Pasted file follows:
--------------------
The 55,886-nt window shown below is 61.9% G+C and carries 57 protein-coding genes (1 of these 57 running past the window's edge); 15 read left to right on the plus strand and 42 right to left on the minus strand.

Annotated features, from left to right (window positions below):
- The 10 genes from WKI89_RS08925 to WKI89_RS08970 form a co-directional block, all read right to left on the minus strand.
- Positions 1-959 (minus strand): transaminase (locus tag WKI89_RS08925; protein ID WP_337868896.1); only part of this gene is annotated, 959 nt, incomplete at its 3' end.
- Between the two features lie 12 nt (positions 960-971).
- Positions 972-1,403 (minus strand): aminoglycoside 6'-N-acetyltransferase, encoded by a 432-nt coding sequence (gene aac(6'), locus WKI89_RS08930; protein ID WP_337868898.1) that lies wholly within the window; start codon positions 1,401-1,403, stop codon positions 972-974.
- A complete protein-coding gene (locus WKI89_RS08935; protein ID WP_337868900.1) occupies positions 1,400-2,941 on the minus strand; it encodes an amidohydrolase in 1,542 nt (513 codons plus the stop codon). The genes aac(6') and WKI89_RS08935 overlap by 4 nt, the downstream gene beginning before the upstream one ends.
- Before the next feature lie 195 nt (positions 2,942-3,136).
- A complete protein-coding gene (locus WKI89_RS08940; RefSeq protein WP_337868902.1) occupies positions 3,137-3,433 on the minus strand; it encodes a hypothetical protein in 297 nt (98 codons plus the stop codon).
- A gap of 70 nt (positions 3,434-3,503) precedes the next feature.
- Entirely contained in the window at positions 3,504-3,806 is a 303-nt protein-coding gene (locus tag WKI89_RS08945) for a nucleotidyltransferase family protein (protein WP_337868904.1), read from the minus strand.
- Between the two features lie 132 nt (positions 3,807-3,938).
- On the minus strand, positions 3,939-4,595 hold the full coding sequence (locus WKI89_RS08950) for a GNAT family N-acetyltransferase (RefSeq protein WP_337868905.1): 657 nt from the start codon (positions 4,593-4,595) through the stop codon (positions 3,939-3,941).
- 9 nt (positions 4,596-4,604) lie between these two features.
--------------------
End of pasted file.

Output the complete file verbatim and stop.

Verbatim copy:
The 55,886-nt window shown below is 61.9% G+C and carries 57 protein-coding genes (1 of these 57 running past the window's edge); 15 read left to right on the plus strand and 42 right to left on the minus strand.

Annotated features, from left to right (window positions below):
- The 10 genes from WKI89_RS08925 to WKI89_RS08970 form a co-directional block, all read right to left on the minus strand.
- Positions 1-959 (minus strand): transaminase (locus tag WKI89_RS08925; protein ID WP_337868896.1); only part of this gene is annotated, 959 nt, incomplete at its 3' end.
- Between the two features lie 12 nt (positions 960-971).
- Positions 972-1,403 (minus strand): aminoglycoside 6'-N-acetyltransferase, encoded by a 432-nt coding sequence (gene aac(6'), locus WKI89_RS08930; protein ID WP_337868898.1) that lies wholly within the window; start codon positions 1,401-1,403, stop codon positions 972-974.
- A complete protein-coding gene (locus WKI89_RS08935; protein ID WP_337868900.1) occupies positions 1,400-2,941 on the minus strand; it encodes an amidohydrolase in 1,542 nt (513 codons plus the stop codon). The genes aac(6') and WKI89_RS08935 overlap by 4 nt, the downstream gene beginning before the upstream one ends.
- Before the next feature lie 195 nt (positions 2,942-3,136).
- A complete protein-coding gene (locus WKI89_RS08940; RefSeq protein WP_337868902.1) occupies positions 3,137-3,433 on the minus strand; it encodes a hypothetical protein in 297 nt (98 codons plus the stop codon).
- A gap of 70 nt (positions 3,434-3,503) precedes the next feature.
- Entirely contained in the window at positions 3,504-3,806 is a 303-nt protein-coding gene (locus tag WKI89_RS08945) for a nucleotidyltransferase family protein (protein WP_337868904.1), read from the minus strand.
- Between the two features lie 132 nt (positions 3,807-3,938).
- On the minus strand, positions 3,939-4,595 hold the full coding sequence (locus WKI89_RS08950) for a GNAT family N-acetyltransferase (RefSeq protein WP_337868905.1): 657 nt from the start codon (positions 4,593-4,595) through the stop codon (positions 3,939-3,941).
- 9 nt (positions 4,596-4,604) lie between these two features.